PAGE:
We’ve read about it to the point of exasperation. The “new normal” for the legal services market. Basically, a shift in buying behaviours in a changing market environment, brought about by a compelling combination of external factors over a period of time, with increased competition from new market entrants thrown into the mix.
I don’t think it needs to be explored in any more detail here, but I do think a different term should be used to describe this state of affairs; perhaps something like “normal”.
This state of heightened buyer influence generally seems to be recognised by many law firms, albeit with varying degrees of reluctance and perhaps also a measure of “things are picking up again” denial.
Still, some evidence of progress seems to be appearing, in the form of increased focus on things like fixed pricing, project management, cost efficiency and increased investment in technology, marketing and social media. Whether these measures are merely cosmetic or truly transformational remains to be seen.
We hear less discussion about what this all means for the Bar and I think sets of chambers can be forgiven for feeling somewhat insulated from its effects. This is not because they are in any way immune to them, nor can they afford to be complacent.
However, market pressures of this sort are not a new phenomenon at the Bar, buyer power having been an ever-present factor in their part of the market for a very long time.
Despite its obvious intent to broaden its market appeal, the Bar remains predominantly a referral profession. The vast majority of the Bar’s customers – as distinct from the ultimate consumers of its services – are solicitors. This has been the position for many years, as a result of which solicitors are generally experienced and sophisticated buyers of the Bar’s services. They invariably know the market well, are experts in the relevant legal subject matter and are therefore capable of making careful, informed assessments of the expertise, quality, price and general suitability of counsel before engaging them.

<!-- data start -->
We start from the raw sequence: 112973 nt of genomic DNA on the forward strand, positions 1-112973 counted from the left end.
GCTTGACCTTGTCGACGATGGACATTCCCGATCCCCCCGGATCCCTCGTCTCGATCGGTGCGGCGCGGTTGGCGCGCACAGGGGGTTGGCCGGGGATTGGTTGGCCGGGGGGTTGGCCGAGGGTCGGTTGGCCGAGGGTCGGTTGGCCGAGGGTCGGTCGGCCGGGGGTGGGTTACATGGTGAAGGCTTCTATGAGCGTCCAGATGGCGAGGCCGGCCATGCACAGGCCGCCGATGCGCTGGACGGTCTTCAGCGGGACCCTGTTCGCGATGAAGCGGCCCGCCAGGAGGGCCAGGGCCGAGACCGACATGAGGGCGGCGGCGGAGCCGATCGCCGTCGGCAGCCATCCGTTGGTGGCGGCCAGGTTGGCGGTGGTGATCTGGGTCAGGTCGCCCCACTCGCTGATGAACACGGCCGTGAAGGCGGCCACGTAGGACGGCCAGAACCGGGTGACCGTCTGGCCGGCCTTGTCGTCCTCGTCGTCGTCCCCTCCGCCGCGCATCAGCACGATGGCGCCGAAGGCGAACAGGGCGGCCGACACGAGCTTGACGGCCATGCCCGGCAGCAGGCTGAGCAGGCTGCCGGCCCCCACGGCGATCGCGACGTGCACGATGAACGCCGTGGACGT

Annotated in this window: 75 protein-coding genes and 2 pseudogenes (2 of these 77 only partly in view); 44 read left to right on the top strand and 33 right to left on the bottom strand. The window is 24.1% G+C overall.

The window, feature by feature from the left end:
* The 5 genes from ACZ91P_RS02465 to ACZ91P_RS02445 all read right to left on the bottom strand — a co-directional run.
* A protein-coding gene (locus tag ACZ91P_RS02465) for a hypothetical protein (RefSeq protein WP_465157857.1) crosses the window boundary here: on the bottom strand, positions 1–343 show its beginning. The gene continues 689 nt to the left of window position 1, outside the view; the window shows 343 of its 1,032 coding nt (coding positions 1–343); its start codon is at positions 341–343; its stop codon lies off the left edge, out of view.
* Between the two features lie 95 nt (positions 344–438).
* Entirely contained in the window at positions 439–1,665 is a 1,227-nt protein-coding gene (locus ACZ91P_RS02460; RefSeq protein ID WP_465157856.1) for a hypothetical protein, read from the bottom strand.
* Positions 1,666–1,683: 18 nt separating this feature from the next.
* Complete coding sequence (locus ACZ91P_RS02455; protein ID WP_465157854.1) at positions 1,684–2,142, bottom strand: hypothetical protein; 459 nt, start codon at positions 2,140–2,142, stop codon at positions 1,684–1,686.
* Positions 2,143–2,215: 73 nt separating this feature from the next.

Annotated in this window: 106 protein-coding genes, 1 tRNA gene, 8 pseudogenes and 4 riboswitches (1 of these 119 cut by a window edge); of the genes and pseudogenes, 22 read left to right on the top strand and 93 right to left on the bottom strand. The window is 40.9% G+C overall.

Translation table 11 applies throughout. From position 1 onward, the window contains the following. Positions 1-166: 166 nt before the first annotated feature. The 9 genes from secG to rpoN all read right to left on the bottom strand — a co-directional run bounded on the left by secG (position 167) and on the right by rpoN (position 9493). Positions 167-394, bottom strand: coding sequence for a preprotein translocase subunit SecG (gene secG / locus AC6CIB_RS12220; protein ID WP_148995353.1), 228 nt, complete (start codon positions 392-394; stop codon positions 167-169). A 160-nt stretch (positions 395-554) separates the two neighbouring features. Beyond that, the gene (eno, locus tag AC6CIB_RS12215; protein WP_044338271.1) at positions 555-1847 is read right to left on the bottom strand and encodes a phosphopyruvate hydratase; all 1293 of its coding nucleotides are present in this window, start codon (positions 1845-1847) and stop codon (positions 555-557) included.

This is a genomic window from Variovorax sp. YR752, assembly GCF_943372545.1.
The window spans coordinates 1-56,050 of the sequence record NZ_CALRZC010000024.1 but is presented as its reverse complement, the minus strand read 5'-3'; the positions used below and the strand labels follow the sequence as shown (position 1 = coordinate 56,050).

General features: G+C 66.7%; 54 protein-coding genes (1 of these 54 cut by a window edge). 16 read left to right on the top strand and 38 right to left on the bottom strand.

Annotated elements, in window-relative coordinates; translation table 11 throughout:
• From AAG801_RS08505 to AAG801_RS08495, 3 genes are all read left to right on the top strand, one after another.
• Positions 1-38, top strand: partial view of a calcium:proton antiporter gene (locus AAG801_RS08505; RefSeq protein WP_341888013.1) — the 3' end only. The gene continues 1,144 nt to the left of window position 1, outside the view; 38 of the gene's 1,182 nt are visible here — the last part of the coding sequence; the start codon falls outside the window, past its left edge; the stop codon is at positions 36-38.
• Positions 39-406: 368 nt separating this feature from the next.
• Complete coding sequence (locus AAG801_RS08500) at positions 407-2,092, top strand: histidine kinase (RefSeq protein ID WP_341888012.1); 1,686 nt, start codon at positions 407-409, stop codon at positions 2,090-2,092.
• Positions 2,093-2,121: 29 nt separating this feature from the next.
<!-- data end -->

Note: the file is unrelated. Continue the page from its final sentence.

Additionally, this process is moderated by clerks, who – if they are doing their job properly –add an additional layer of balanced scrutiny to ensure fees and terms make commercial sense while also offering sufficient value and service standards to encourage the continued flow of business.
This set of conditions, which has existed for many years, has necessitated continual, incremental improvements to the services of barristers in order to remain competitive. In other words, solicitors have for a long time been keeping barristers on their toes. Contrast this with the wider market space occupied by solicitors and their clients, where the application of such levels of buying sophistication has been much less prevalent and the disparity in knowledge between the parties has placed the balance of bargaining power firmly in the hands of the law firms.
While this has made for very comfortable commercial conditions for law firms over a sustained period, the downside is a lack of “match fitness” when it comes to responding to what now come as quite sudden market pressures. That is not to say law firms are ill-equipped to deal with them but I do think past conditions have left them ill-prepared.
Of course, this does not mean the Bar has nothing to worry about. It needs to respond to market pressures as much as anyone, but it is better conditioned to do so than many believe, including perhaps itself. Recognition of this will be key to building the collective self-confidence needed to enable it to step out of its comfort zone and deal effectively with the opportunities and threats that will inevitably be presented by, among other things, BSB entity regulation.
So yes, the Bar is in decent shape. But barristers should take no comfort from these words. You can be sure the next normal is just around the corner.